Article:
Pilot Who Refused Full-Body Scan Railed Against TSA For Months

ExpressJet pilot Michael Roberts' refusal of an airport full-body scan has drawn an outpouring of support among pilots. But it's a step Roberts has considered since July, when he railed against the Department of Homeland Security's "tyranny."

ExpressJet pilot Michael Roberts got into a standoff with security at Memphis airport on Friday when he refused to be screened using either the full-body scanners being rolled out at U.S. airports by the Transportation Security Administration or a frisking by TSA agents.

Roberts' stance has touched a nerve among other pilots - people used to being trusted with the safety of ferrying thousands of people. One Southwest Airlines captain urged his colleagues to take action as well:

Everybody else...don't let Michael stand alone on this. This affects all of us. On the one hand, it's ridiculous. What would I even DO with a weapon if I managed to get one on the plane? I already HAVE the plane?...And on the other hand, it's not only a violation of our rights, it's a big potential health risk. Seriously, do you want to go through an X-Ray machine three or four days a week for the next twenty odd years? Yeah, THAT's perfectly safe....

Until last Tuesday, I had never heard of a pilot being asked to go through the full body scanner. Then I was. I refused, and they were grumpy about it, but I just went through the metal detector, and that was it. Next day, Michael has this happen. How many days before the rules change, and we no longer have an option? How many months before they demand something more onerous...and all the abused hookers just go along with it? Where do you draw the line. I say here.

But Roberts' decision wasn't a spur of the moment call. Back in July, Roberts was already exercised over the prospect of not just scanning, but patdowns for pilots, telling members of a pilot's forum that "not only will I not hesitate to delay a flight, I may end up walking away from the job and air travel altogether if necessary." He also said "you'd have to have your head buried completely in the sand to believe that the Dept. of Homeland Security really gives two shiits (sic) about preventing terrorism."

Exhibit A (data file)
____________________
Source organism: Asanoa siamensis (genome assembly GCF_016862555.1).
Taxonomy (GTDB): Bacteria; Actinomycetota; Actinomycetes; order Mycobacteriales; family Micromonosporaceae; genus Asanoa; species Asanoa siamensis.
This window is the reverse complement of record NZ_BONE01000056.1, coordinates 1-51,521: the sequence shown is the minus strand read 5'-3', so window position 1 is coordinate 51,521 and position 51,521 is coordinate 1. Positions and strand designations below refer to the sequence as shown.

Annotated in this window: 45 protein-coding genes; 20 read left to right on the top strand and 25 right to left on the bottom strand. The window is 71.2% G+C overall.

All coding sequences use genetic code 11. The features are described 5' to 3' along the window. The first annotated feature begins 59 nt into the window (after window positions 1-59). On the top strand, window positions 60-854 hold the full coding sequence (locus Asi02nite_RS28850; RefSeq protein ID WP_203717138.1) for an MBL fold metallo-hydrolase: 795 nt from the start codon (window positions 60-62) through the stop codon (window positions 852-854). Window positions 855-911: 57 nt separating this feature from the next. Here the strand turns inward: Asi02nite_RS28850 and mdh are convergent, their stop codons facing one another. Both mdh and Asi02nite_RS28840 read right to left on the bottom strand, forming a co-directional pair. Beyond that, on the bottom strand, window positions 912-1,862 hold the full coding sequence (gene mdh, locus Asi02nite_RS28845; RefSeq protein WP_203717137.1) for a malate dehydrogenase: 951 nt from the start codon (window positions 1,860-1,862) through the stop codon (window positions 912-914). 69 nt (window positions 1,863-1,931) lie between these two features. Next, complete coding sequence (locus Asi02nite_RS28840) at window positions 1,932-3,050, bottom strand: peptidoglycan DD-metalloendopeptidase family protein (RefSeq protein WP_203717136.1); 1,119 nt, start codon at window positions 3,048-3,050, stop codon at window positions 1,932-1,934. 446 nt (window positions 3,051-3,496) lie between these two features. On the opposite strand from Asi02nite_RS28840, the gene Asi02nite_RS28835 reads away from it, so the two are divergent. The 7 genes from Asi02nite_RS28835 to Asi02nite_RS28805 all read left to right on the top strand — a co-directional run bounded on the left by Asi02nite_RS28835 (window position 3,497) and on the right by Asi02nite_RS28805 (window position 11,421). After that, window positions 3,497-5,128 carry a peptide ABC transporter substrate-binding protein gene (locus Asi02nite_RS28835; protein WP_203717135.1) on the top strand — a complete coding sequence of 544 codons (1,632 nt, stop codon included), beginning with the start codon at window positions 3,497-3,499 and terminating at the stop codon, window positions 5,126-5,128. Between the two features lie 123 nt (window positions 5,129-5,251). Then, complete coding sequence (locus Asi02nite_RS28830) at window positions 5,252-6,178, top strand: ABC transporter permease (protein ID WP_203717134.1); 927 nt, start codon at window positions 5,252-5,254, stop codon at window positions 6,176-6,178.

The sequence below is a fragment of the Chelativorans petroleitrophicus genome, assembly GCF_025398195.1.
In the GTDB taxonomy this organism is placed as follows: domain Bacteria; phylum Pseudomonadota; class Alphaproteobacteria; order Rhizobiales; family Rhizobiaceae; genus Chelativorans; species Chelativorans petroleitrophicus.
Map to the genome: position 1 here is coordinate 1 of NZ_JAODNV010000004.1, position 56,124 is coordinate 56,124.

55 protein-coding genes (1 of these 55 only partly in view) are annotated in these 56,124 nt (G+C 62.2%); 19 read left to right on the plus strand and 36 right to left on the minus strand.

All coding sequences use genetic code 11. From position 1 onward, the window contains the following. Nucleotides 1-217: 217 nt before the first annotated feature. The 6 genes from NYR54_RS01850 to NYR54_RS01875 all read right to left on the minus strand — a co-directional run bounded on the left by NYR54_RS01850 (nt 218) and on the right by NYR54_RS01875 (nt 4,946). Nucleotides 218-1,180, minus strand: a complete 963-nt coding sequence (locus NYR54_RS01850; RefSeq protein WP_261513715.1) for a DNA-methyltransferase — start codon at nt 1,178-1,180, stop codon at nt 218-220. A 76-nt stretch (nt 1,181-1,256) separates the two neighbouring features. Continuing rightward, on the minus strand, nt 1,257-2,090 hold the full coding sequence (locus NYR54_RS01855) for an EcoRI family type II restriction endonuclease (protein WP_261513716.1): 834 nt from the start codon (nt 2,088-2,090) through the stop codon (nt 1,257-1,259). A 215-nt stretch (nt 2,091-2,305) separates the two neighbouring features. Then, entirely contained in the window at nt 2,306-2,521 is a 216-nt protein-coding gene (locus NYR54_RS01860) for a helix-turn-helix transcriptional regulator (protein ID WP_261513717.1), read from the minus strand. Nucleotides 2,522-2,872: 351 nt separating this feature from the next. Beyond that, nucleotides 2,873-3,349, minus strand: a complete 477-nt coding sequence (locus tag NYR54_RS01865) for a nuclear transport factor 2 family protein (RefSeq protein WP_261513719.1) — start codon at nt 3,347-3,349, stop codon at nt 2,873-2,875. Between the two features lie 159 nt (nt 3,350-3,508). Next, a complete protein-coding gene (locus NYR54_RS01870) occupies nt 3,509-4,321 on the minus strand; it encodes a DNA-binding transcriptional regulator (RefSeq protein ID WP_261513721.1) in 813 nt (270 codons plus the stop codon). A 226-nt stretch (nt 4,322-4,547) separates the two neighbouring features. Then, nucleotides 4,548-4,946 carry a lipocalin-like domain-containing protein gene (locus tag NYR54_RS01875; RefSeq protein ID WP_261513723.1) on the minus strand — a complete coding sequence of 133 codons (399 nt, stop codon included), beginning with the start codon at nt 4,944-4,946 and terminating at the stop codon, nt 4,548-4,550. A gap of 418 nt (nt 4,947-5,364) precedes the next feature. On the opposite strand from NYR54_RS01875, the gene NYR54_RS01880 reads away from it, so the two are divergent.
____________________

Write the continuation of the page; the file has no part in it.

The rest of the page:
I cannot consent to nor accept unwelcome physical contact any more than having images of my naked body being viewed by government personnel as a routine part of my daily commute to work. If I'm not under arrest or a suspect in some known threat to air transportation security, the feds have no grounds to invade my privacy and personal space in this way. It is an outrage beyond any measure of reason, an assault on liberty, a gross overreaching of the state, and a very significant step on the road back to the sort of tyranny many of our forbears and the founders of this society fought and often died to escape and abolish.

In August, after the Transportation Security Administration announced expanded security for pilots, Roberts wrote a letter to his bosses, which he attempted to get other pilots to sign as well. He also wrote to the Memphis Commercial Appeal last month, raising the "virtual strip search" term and questioning the qualifications of TSA agents:

Federal airport security guards are often unskilled, entry-level responders to help-wanted ads affixed to pizza boxes. Perhaps novice agents lack the perspective to grasp the full implications of their work. Forgive them, for they know not what they do. But please don't show them your naked body. Don't let these strangers put their hands on you or your children. Their abuse protects no one.

So far, there's no update on Roberts' status with ExpressJet.